Maybe any politician or military officer who says that somewhere is of vital interest to the US and thus justifies a military commitment should have to be in front of the troops, leading the charge. That would cut down on our “vital interests” in a hurry. From Doug Bandow at theamericanconservative.com:
Sure, the Caucasus is important in world affairs, but not especially important to the affairs of the United States.
Washington policymakers spend much of their time on the frivolous. Especially when it comes to foreign policy.
American officials and diplomats constantly circle the globe issuing statements, making demands, proposing initiatives, and otherwise bothering people to little effect. Most of these efforts are harmless, and often provide a politically advantageous image of international activity and influence for home consumption.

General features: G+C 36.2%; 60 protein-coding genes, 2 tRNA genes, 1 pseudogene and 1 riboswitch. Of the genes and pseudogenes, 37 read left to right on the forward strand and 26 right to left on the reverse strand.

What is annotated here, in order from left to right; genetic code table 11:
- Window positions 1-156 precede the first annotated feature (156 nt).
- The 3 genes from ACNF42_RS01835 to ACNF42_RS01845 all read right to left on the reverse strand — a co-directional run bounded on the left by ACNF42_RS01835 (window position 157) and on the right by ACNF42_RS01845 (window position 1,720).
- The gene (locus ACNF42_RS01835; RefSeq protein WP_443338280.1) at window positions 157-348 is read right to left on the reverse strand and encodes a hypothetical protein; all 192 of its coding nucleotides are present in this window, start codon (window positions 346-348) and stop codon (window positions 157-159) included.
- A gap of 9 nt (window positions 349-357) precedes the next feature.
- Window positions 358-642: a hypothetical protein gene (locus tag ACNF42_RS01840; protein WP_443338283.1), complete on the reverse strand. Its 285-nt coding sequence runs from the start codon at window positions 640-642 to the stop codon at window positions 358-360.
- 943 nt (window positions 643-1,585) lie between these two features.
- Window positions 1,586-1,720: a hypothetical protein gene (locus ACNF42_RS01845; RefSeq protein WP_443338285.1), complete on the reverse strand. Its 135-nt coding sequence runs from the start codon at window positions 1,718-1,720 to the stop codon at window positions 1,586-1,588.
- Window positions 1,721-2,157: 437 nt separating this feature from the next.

The human and resource costs of such actions are high, often tragically so. Yet the resulting benefits often are impossible to discern. For instance, some 58,000 Americans died in Vietnam, supposedly to prevent communist hordes from conquering Southeast Asia. Less than two decades after the humiliating U.S. withdrawal, the Soviet Union and Warsaw Pact were gone, Maoism had disappeared from China, Cambodia’s Khmer Rouge had been ousted, Vietnam’s communist regime had battled China’s communist regime, and Hanoi was moving toward rapprochement with America.